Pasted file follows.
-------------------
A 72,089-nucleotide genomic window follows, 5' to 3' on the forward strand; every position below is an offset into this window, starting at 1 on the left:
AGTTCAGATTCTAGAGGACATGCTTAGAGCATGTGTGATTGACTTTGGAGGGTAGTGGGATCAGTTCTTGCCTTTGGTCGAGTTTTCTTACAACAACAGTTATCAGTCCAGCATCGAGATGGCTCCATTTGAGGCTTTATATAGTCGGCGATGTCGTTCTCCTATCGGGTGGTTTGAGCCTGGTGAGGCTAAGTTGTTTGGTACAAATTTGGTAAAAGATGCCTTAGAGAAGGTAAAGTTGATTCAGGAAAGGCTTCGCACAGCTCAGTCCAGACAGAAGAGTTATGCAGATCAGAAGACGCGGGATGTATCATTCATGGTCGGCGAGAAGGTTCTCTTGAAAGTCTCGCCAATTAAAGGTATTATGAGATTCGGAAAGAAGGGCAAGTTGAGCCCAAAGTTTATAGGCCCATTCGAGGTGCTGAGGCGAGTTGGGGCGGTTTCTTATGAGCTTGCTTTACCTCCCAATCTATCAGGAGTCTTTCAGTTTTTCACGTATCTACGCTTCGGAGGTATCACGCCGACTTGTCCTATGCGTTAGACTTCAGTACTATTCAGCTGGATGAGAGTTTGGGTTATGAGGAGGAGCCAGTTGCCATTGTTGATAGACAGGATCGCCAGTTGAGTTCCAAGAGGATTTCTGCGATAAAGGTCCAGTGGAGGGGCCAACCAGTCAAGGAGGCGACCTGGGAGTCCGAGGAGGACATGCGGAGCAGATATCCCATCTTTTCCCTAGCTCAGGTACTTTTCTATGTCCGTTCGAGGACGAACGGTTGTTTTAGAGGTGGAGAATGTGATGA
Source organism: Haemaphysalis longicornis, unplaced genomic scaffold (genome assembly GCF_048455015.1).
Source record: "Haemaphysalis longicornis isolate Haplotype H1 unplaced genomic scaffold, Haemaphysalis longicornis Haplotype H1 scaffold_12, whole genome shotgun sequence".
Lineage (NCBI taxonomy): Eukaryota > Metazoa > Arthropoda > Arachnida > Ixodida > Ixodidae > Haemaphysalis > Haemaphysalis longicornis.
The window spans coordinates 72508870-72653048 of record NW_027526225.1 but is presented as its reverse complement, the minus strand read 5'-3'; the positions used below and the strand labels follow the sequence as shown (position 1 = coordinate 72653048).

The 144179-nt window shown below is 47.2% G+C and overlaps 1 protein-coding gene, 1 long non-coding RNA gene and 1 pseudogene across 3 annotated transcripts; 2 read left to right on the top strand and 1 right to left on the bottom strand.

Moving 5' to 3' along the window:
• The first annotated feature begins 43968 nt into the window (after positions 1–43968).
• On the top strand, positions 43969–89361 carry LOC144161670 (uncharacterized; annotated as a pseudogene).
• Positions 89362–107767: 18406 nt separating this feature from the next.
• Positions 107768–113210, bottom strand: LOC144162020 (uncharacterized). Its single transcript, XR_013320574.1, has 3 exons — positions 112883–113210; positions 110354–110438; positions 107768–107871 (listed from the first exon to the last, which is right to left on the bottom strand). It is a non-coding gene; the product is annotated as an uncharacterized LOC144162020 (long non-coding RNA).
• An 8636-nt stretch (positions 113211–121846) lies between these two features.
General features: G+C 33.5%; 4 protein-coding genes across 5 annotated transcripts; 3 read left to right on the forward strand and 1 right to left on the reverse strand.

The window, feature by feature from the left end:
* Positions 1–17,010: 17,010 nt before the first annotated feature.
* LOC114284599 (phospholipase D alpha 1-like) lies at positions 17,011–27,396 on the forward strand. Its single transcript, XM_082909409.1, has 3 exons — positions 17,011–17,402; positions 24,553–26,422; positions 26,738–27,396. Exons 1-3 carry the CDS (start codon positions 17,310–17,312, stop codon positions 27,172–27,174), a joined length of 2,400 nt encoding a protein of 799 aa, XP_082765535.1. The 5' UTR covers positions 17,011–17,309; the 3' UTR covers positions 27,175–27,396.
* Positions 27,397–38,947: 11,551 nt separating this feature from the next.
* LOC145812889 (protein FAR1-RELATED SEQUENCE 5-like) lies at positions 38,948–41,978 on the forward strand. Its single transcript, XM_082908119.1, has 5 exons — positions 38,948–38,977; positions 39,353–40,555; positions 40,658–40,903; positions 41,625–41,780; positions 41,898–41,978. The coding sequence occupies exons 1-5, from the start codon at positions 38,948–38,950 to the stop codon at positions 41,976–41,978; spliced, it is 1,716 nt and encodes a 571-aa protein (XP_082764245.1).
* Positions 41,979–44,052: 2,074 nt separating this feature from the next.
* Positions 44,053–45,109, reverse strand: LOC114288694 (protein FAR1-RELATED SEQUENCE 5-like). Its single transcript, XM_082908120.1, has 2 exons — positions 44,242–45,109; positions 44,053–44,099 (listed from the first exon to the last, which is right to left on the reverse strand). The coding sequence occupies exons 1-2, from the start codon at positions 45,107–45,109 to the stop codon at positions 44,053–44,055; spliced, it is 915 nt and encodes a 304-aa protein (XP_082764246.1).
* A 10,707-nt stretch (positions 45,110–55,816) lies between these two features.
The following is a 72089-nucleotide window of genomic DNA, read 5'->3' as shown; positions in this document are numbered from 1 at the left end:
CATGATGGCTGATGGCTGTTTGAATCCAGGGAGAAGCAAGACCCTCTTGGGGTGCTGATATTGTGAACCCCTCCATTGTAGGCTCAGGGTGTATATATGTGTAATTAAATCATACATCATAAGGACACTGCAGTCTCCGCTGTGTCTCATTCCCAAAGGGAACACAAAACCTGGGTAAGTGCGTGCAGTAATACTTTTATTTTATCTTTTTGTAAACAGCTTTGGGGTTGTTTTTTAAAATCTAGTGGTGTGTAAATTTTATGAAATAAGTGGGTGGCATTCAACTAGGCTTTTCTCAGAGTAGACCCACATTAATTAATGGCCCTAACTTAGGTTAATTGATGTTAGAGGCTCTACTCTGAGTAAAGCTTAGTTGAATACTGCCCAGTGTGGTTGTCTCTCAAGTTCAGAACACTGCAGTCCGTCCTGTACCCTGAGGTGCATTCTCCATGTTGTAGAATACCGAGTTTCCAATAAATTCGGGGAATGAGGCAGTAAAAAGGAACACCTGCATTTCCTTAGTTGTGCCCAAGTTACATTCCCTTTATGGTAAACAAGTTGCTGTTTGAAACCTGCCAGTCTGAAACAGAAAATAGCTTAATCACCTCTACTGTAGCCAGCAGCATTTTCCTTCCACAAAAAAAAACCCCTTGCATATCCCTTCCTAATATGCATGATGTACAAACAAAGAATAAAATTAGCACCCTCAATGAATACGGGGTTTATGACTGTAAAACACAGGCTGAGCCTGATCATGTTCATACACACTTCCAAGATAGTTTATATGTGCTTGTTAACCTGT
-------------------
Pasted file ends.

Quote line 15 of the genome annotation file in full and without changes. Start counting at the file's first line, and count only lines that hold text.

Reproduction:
The window, feature by feature from the left end: